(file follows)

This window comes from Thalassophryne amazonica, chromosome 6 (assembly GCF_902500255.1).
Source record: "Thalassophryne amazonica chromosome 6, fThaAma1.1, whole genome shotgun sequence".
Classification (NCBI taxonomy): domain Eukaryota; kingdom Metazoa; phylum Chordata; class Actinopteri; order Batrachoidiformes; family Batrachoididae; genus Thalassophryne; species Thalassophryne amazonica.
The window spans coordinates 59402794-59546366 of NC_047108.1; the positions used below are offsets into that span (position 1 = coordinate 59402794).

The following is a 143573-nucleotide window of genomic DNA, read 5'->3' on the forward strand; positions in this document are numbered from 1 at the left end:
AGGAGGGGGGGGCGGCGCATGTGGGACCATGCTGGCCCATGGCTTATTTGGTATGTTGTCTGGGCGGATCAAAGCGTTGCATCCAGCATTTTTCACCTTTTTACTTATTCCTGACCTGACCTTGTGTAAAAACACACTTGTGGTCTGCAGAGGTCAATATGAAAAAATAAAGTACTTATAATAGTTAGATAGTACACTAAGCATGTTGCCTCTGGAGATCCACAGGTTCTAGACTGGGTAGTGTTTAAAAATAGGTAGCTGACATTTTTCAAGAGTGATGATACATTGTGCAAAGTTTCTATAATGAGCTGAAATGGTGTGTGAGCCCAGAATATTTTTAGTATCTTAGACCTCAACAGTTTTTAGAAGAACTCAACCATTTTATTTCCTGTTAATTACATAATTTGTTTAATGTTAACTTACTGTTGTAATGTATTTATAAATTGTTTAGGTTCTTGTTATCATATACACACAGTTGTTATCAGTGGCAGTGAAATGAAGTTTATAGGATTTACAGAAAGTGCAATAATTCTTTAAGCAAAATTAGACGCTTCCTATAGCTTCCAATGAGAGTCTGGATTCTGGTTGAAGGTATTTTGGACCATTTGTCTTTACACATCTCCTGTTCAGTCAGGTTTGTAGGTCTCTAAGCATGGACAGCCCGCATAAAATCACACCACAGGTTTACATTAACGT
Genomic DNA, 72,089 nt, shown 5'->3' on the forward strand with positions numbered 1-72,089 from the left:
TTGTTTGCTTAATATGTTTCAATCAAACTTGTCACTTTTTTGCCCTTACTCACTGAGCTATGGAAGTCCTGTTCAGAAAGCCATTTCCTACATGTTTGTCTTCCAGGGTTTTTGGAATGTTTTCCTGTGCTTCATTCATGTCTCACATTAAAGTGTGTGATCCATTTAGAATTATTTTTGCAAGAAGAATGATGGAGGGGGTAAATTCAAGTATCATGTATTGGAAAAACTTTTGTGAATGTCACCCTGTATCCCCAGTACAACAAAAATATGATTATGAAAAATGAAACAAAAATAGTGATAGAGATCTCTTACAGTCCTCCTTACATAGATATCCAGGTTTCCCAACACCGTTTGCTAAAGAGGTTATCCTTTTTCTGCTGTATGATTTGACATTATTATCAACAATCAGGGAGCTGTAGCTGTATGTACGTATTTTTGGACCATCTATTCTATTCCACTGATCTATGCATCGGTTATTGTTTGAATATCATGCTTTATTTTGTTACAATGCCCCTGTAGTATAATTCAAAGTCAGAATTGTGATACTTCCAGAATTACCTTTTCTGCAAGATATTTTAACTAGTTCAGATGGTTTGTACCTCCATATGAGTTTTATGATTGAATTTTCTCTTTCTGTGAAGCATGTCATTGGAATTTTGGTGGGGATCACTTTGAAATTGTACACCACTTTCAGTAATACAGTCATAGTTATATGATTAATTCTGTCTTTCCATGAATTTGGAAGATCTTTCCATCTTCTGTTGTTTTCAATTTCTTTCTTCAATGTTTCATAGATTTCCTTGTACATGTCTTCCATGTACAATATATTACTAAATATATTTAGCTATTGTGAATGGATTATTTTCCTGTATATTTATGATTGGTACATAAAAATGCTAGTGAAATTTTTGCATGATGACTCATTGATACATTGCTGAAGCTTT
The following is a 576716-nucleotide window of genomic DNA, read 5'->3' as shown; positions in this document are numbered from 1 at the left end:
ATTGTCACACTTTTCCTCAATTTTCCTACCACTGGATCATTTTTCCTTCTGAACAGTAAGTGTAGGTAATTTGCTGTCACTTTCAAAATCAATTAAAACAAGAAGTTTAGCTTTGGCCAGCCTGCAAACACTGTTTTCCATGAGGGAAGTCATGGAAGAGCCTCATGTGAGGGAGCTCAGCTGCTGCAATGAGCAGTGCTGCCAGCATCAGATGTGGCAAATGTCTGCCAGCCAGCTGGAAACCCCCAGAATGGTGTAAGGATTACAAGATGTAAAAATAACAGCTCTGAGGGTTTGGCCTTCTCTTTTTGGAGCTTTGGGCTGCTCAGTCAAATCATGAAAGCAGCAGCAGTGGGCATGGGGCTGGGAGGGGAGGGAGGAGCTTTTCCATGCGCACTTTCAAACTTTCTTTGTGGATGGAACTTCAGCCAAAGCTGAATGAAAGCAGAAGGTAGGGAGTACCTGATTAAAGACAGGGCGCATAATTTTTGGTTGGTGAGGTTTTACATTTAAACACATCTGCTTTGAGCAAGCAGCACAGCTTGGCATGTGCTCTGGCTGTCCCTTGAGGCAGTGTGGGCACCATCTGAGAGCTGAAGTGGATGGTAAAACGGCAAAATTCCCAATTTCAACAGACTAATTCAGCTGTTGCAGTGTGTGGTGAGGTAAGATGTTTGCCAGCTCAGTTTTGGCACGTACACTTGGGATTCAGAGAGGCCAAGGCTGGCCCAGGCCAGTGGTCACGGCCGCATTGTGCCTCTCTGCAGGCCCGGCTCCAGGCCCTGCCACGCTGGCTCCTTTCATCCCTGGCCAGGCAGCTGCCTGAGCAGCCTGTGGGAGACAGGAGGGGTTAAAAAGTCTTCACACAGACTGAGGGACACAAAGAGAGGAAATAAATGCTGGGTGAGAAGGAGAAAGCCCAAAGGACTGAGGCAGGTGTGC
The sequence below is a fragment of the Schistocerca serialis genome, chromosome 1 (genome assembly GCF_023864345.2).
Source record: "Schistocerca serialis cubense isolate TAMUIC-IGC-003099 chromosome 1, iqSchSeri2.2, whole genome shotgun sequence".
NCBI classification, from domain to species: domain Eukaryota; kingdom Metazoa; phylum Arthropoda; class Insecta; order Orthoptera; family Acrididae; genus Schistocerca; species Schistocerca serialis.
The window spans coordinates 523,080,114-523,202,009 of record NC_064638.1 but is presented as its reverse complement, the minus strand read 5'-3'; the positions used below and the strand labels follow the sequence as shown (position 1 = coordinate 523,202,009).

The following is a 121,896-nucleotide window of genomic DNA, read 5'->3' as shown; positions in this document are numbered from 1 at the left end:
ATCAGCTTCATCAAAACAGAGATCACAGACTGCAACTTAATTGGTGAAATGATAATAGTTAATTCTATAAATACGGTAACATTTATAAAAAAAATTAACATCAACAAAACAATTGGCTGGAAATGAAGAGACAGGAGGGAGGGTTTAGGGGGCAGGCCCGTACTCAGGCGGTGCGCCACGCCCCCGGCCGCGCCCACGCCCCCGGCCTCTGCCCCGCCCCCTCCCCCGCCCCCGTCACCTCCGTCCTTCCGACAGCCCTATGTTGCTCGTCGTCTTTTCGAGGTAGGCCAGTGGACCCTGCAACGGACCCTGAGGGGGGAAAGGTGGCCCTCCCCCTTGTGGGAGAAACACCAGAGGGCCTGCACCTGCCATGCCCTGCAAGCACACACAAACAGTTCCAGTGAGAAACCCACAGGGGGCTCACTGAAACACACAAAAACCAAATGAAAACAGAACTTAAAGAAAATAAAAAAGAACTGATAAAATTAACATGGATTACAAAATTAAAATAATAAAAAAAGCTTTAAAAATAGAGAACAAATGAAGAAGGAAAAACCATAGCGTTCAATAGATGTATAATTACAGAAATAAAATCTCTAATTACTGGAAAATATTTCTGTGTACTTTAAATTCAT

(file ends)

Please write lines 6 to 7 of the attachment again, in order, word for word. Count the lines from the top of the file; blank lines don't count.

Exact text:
AGGAGGGGGGGGCGGCGCATGTGGGACCATGCTGGCCCATGGCTTATTTGGTATGTTGTCTGGGCGGATCAAAGCGTTGCATCCAGCATTTTTCACCTTTTTACTTATTCCTGACCTGACCTTGTGTAAAAACACACTTGTGGTCTGCAGAGGTCAATATGAAAAAATAAAGTACTTATAATAGTTAGATAGTACACTAAGCATGTTGCCTCTGGAGATCCACAGGTTCTAGACTGGGTAGTGTTTAAAAATAGGTAGCTGACATTTTTCAAGAGTGATGATACATTGTGCAAAGTTTCTATAATGAGCTGAAATGGTGTGTGAGCCCAGAATATTTTTAGTATCTTAGACCTCAACAGTTTTTAGAAGAACTCAACCATTTTATTTCCTGTTAATTACATAATTTGTTTAATGTTAACTTACTGTTGTAATGTATTTATAAATTGTTTAGGTTCTTGTTATCATATACACACAGTTGTTATCAGTGGCAGTGAAATGAAGTTTATAGGATTTACAGAAAGTGCAATAATTCTTTAAGCAAAATTAGACGCTTCCTATAGCTTCCAATGAGAGTCTGGATTCTGGTTGAAGGTATTTTGGACCATTTGTCTTTACACATCTCCTGTTCAGTCAGGTTTGTAGGTCTCTAAGCATGGACAGCCCGCATAAAATCACACCACAGGTTTACATTAACGT
Genomic DNA, 72,089 nt, shown 5'->3' on the forward strand with positions numbered 1-72,089 from the left: